The experimental study of vented hydrogen deflagrations in containers produced valuable validation data for modellers. The results demonstrate the strong effect of congestion on vented deflagrations and a rapid increase in explosion violence for more reactive mixtures and higher levels of congestion. The results also highlight the importance of considering projectiles, including the container doors, in risk assessments and design.

The results from the vented deflagration tests demonstrate that explosion protection by venting can be effective for 20-foot ISO containers under near worst-case conditions, as long as severe structural damage of the enclosure can be tolerated, and provided deflagration-to-detonation-transition (DDT) does not occur.

Future verification and validation of CFD and FE models should entail direct comparison between experimental results and model predictions, and it is foreseen that this process will result in improved understanding of the physical and chemical phenomena involved in vented hydrogen deflagrations.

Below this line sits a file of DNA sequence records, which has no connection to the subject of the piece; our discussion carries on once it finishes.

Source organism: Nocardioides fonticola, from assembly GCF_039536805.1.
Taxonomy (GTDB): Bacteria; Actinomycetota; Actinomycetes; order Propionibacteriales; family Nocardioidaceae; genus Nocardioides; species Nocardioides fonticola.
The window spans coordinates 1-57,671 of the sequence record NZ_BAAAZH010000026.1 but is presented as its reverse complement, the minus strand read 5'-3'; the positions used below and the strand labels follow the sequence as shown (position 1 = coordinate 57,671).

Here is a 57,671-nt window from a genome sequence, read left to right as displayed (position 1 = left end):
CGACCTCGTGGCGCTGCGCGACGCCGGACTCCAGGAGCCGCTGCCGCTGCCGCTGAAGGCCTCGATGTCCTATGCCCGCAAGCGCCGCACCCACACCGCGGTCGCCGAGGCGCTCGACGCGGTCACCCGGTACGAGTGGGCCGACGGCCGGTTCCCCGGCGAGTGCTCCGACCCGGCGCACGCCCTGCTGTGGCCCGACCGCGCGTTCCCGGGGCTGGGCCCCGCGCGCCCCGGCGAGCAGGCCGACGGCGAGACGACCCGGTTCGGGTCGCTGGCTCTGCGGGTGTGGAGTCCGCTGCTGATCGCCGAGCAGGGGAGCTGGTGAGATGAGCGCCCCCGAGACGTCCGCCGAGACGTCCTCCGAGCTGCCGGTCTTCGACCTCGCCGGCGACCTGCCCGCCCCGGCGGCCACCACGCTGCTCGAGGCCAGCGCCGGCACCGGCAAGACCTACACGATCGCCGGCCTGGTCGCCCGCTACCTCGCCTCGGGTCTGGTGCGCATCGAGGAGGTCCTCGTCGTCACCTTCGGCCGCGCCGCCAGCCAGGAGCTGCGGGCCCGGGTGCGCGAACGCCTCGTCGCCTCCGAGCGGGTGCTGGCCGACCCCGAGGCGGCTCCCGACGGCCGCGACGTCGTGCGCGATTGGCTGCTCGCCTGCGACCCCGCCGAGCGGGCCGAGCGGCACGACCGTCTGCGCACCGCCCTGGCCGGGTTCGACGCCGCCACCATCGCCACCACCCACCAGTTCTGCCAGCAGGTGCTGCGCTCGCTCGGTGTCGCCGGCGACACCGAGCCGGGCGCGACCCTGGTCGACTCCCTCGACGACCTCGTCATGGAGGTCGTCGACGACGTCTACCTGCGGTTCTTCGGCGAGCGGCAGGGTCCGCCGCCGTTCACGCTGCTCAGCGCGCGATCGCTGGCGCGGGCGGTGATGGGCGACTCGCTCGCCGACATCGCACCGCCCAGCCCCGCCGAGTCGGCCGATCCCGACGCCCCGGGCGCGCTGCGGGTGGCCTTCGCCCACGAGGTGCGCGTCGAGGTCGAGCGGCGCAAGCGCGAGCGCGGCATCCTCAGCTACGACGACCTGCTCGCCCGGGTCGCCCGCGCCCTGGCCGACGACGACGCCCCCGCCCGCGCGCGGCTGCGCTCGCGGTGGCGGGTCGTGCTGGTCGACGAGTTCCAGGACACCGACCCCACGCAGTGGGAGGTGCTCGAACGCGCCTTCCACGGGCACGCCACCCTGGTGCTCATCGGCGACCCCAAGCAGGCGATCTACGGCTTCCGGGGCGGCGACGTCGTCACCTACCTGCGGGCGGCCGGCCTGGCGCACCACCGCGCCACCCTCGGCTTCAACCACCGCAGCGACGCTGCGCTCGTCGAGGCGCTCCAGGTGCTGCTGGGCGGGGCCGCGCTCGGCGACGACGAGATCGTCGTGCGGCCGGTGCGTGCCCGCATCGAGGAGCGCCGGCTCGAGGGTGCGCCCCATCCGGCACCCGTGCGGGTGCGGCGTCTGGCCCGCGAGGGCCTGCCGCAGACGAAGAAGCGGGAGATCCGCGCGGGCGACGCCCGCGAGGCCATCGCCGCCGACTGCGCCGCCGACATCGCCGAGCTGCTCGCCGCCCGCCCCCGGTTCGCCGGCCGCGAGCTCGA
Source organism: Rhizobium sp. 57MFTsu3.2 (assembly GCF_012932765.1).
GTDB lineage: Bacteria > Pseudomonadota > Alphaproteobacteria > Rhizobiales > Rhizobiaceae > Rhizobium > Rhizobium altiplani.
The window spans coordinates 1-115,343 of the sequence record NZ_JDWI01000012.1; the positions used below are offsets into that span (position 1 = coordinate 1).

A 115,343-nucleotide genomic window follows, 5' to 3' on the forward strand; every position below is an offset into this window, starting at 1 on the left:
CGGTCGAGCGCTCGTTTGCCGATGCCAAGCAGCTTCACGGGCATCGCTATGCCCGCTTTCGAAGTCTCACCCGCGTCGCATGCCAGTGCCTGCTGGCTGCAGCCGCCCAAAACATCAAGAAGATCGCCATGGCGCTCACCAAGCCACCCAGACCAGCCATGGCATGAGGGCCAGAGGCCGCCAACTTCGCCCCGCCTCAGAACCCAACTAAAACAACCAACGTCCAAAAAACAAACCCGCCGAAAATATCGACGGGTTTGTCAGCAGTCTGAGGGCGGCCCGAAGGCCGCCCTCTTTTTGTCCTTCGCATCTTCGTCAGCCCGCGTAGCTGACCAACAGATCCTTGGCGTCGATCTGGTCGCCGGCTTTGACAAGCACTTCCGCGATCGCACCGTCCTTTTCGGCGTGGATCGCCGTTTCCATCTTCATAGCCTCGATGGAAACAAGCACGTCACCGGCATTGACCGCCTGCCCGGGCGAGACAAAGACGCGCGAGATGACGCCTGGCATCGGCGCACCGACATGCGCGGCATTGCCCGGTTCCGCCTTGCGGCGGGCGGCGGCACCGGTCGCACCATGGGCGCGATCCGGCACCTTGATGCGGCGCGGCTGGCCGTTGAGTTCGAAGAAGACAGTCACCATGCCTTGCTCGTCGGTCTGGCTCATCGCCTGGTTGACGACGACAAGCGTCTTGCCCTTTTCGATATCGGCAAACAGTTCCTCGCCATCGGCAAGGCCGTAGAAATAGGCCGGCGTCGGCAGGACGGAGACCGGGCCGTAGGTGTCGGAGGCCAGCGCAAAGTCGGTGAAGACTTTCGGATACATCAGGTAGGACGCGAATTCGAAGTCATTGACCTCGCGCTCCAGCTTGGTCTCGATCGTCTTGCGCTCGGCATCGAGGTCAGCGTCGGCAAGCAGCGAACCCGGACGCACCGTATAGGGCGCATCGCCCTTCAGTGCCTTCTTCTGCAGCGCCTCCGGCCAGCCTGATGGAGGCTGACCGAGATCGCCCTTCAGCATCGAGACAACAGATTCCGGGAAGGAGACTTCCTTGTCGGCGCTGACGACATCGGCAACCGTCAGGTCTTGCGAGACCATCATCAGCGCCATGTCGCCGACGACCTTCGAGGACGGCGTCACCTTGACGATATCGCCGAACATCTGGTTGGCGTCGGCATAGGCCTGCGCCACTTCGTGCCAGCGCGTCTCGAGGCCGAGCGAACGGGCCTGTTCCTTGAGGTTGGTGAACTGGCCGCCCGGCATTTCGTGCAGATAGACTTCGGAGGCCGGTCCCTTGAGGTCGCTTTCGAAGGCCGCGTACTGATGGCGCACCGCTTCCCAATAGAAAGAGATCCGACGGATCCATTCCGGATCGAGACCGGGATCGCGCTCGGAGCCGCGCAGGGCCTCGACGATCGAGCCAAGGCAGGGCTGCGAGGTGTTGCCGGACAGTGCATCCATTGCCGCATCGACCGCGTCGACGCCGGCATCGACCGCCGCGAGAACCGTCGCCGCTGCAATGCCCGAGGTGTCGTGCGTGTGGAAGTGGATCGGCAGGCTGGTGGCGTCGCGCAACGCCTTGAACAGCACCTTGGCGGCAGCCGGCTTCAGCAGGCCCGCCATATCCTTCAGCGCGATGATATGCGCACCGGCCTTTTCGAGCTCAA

Loss of containment of gaseous hydrogen in confined spaces will typically result in buoyant releases and stratified fuel-air clouds. The significantly higher overpressures obtained for stratified mixtures, compared to lean homogeneous mixtures with the same total mass of fuel, imply that models for vented hydrogen deflagrations need to account for the effect of inhomogeneous fuel-air clouds.

The second blind-prediction benchmark exercise in the HySEA project explored the predictive capabilities of consequence models with respect to simulating vented deflagrations resulting from stratified hydrogen-air mixtures ignited to deflagration in 20-foot ISO containers. There is significant room for improving the predictive capabilities of both the model systems and the modellers.
Vented explosion in 20-foot ISO container.
Selected frames from vented explosions in containers.